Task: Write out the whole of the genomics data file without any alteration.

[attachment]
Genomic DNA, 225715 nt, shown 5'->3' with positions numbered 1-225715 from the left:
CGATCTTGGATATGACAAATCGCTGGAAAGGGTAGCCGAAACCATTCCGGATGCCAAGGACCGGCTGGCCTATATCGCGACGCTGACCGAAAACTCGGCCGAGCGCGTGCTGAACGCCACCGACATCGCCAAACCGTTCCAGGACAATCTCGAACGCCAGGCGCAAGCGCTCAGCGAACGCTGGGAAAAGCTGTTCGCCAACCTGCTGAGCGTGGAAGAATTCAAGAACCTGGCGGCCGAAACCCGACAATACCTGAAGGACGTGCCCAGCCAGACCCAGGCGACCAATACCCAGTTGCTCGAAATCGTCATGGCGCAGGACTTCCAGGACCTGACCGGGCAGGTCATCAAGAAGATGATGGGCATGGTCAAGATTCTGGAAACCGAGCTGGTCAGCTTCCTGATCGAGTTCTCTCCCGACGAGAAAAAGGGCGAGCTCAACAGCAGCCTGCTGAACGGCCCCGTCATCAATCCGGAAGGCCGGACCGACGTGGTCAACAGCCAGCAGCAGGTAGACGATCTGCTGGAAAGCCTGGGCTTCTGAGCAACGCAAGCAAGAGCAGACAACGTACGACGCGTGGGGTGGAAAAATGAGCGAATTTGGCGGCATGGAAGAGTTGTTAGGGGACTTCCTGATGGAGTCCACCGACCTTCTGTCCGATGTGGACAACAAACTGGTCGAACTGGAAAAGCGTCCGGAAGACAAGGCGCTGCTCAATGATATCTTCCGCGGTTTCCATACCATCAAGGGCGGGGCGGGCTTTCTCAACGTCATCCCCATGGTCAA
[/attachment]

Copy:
Genomic DNA, 225715 nt, shown 5'->3' with positions numbered 1-225715 from the left:
CGATCTTGGATATGACAAATCGCTGGAAAGGGTAGCCGAAACCATTCCGGATGCCAAGGACCGGCTGGCCTATATCGCGACGCTGACCGAAAACTCGGCCGAGCGCGTGCTGAACGCCACCGACATCGCCAAACCGTTCCAGGACAATCTCGAACGCCAGGCGCAAGCGCTCAGCGAACGCTGGGAAAAGCTGTTCGCCAACCTGCTGAGCGTGGAAGAATTCAAGAACCTGGCGGCCGAAACCCGACAATACCTGAAGGACGTGCCCAGCCAGACCCAGGCGACCAATACCCAGTTGCTCGAAATCGTCATGGCGCAGGACTTCCAGGACCTGACCGGGCAGGTCATCAAGAAGATGATGGGCATGGTCAAGATTCTGGAAACCGAGCTGGTCAGCTTCCTGATCGAGTTCTCTCCCGACGAGAAAAAGGGCGAGCTCAACAGCAGCCTGCTGAACGGCCCCGTCATCAATCCGGAAGGCCGGACCGACGTGGTCAACAGCCAGCAGCAGGTAGACGATCTGCTGGAAAGCCTGGGCTTCTGAGCAACGCAAGCAAGAGCAGACAACGTACGACGCGTGGGGTGGAAAAATGAGCGAATTTGGCGGCATGGAAGAGTTGTTAGGGGACTTCCTGATGGAGTCCACCGACCTTCTGTCCGATGTGGACAACAAACTGGTCGAACTGGAAAAGCGTCCGGAAGACAAGGCGCTGCTCAATGATATCTTCCGCGGTTTCCATACCATCAAGGGCGGGGCGGGCTTTCTCAACGTCATCCCCATGGTCAA